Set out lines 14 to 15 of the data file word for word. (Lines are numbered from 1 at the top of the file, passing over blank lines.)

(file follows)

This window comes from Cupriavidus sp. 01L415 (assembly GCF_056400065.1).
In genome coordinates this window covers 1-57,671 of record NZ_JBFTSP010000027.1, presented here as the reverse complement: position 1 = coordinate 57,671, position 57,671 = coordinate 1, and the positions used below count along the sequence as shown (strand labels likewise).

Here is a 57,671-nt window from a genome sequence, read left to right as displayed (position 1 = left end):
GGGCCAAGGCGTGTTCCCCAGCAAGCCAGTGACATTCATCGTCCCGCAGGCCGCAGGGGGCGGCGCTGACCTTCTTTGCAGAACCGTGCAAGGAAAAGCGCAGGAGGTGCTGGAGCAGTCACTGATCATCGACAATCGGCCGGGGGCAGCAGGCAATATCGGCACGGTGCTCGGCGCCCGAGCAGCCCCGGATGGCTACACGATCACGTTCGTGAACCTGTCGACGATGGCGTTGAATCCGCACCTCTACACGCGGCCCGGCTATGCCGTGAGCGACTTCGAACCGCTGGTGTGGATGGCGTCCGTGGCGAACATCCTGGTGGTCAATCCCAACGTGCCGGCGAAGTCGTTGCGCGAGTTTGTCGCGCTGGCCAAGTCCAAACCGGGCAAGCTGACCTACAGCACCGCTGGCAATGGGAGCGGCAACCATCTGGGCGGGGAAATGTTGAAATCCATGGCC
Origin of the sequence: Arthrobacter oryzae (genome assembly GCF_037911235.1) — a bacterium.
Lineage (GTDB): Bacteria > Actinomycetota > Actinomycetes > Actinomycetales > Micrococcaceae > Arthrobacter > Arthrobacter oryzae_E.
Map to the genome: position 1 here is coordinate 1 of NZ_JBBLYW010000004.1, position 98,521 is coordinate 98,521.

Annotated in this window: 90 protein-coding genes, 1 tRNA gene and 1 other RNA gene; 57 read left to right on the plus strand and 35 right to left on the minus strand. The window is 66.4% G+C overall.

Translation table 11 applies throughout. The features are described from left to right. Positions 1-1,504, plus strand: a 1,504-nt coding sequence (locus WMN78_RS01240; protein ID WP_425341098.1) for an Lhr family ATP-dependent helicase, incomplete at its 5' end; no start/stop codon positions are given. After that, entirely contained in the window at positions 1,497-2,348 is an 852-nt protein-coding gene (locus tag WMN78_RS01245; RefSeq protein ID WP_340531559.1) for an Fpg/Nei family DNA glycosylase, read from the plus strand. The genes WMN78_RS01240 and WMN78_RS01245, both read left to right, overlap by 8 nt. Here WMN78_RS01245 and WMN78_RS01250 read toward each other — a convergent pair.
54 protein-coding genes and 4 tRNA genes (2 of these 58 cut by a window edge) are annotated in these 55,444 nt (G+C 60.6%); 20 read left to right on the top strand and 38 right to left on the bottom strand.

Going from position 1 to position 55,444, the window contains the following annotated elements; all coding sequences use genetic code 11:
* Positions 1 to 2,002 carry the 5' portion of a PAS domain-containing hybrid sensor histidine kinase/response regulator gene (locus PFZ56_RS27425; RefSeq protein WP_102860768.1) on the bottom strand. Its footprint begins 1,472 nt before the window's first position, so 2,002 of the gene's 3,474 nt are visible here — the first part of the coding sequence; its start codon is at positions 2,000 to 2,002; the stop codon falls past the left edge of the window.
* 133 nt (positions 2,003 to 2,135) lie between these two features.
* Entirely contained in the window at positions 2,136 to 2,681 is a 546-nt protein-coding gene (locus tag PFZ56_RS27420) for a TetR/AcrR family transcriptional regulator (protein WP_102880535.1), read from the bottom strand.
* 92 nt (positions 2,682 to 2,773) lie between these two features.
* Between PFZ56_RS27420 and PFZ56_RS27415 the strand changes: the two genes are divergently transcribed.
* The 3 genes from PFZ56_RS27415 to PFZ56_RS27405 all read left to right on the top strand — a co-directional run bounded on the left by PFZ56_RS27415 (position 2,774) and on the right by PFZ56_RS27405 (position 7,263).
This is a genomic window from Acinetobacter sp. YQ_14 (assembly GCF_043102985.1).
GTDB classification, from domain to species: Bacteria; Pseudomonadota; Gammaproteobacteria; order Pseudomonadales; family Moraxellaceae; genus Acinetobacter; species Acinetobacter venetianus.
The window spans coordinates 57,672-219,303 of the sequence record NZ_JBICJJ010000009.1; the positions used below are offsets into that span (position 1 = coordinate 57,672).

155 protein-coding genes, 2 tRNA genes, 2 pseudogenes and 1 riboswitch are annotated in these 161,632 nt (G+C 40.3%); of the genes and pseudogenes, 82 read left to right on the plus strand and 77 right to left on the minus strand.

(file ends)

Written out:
* Entirely contained in the window at positions 2,136 to 2,681 is a 546-nt protein-coding gene (locus tag PFZ56_RS27420) for a TetR/AcrR family transcriptional regulator (protein WP_102880535.1), read from the bottom strand.
* 92 nt (positions 2,682 to 2,773) lie between these two features.